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LG München I classifies § 25 TTDSG as a data protection provision and opens up consumer choice regarding cookie banners in accordance with the German UKlaG

The judgement of the Regional Court of Munich I – what is it about?

On November 29, 2022, the Regional Court of Munich I issued a judgement regarding the permissibility of storing and accessing cookies in end user devices (Case No. 33 O 14776/19). A consumer protection association had sued the provider and operator of a well-known German online news portal.

The judgment is very relevant for two practical reasons. On the one hand, the court classified Section 25 TTDSG as a consumer protection law. On the other hand, the court decided on the practical design of so-called cookie banners.

1. Section 25 TTDSG as a consumer protection law

Regional Court of Munich I classified Section 25 of the German Telecommunications and Telemedia Data Protection Act (“TTDSG”) as a consumer protection law within the meaning of Section 2 (2) sentence 1 no. 11 of the German Consumer and Other Violation Injunctions Act (“UKlaG”). Although it is generally disputed whether competition law can apply to data protection provisions under the General Data Protection Regulation (“GDPR”), Section 25 TTDSG stands alongside the GDPR in terms of the legal system. The TTDSG is not based on the GDPR, but on the ePrivacy Directive.

Section 25 TTDSG as a data protection regulation is covered by the scope of Section 2 (2) sentence 1 no. 11 UKlaG. Among other things, the TTDSG regulates the protection of personal data. Furthermore, the TTDSG contains a consumer protection component, since it is at least also about the collection, processing or use of personal data of natural persons in their capacity as consumers by companies as part of the market.

According to the decisions of the Regional Court of Munich I, it is an infringement of Section 25 TTDSG if the operator of a website stores cookies on the user’s end device and subsequently uses such cookies for so-called “tracking” of said user without a sufficient user consent. In particular, the consent is only sufficient if it has been given voluntarily.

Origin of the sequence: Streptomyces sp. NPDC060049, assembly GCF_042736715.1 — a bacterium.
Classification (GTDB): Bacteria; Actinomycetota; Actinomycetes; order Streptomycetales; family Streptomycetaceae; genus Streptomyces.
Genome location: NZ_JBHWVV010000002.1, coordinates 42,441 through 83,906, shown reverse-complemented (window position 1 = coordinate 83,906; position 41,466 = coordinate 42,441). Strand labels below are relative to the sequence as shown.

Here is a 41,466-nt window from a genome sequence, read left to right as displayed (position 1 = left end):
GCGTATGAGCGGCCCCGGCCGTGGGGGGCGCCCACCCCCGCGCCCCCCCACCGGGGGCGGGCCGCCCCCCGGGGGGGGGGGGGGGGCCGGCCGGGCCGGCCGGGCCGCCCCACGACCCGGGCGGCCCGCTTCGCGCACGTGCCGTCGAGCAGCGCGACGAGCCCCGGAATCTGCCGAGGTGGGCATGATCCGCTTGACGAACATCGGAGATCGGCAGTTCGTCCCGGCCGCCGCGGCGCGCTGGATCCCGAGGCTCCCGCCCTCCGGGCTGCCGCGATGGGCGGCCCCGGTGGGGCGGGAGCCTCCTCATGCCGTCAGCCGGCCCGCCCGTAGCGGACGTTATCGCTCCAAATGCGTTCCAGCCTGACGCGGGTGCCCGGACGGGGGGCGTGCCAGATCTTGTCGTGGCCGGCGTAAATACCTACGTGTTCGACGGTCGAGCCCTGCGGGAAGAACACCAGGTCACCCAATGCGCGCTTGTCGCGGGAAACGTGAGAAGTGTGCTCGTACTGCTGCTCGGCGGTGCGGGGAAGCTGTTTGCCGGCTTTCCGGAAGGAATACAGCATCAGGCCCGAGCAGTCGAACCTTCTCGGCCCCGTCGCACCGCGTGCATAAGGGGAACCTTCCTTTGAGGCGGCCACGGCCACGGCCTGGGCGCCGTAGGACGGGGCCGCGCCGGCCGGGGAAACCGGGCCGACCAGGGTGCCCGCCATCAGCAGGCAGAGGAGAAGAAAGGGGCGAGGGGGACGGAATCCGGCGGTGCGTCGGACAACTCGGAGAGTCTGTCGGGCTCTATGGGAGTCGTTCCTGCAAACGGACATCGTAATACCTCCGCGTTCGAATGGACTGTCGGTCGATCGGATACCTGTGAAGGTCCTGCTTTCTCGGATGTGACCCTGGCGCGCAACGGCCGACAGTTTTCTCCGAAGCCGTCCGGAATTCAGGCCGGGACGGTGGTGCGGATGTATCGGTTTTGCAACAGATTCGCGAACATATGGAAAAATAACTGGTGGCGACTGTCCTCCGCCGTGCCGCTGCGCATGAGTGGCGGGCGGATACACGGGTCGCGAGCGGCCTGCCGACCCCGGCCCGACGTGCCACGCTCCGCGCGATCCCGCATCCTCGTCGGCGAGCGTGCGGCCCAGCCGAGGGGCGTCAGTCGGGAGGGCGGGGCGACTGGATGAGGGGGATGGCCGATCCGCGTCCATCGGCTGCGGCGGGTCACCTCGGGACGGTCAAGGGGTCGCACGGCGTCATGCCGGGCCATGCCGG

2. Design of cookie banners

The Regional Court of Munich I also stated with regard to the very relevant question of the general design of cookie banners that the given consent is not voluntarily if there are only two options for further website use at the first level of the cookie banner: Either give comprehensive consent or go to a second level via the “Settings” button.

The consent has only been given voluntarily if a user actually has the possibility of choice. He must therefore also be able to waive the consent without any disadvantages. Already the fact that a user could not use the defendant’s website without the further interaction with the Consent Management Platform argues against a voluntary decision.

Due to the design of the defendant’s website, this was not the case. A user has to click the “Settings” button first in order to be able to make a specific selection regarding his consent. According to the Regional Court of Munich I, even this relatively small effort was already considerable. The Internet depends on its speed and users are therefore generally less attentive. In addition, the “Accept” button on the first level of the cookie banner was highlighted in blue. This would indicate to the respective user that simply accepting the cookie without making a selection was the “faster” way to the actual website.

Practical relevance

The judgement certainly has high practical relevance.

The requirements for the legally compliant design of cookie banners are high. In addition, Section 25 TTDSG could also be classified as a market conduct regulation within the meaning of Section 3a of the German Federal Act against Unfair Competition (“UWG”). As a result, competitors could potentially also pursue a corresponding breach of competition law (see the order of reference of the Federal Court of Justice (“BGH”) of January, 12, 2023, Case No. I ZR 223/19 to the European Court of Justice on the relationship of the GDPR to the UWG here).

Probably many website providers will have to adapt their cookie banners. According to the Regional Court of Munich I, it is no longer sufficient if there are only two buttons on the cookie banner: “Accept” or “Settings”. A further selection via the “Settings” button on the second level of the cookie banner is not permissible.

On the one hand, there should be probably further selection options on the first level of the cookie banners. This could be, for example, a button with the content “Cancel” or “Continue only with absolutely required cookies”.

On the other hand, it is not clear how many choices must actually be possible on the first level of the cookie banner. A strict interpretation of the judgement would raise the question of whether all cookies that are not necessary would have to be displayed for selection on the first level of cookie banners. Especially with a large number of such cookies / trackers / identifiers, this is likely to become quite confusing, in particular on smaller displays (e.g. smartphones).


Stefan Peintinger

Dr. Stefan Peintinger


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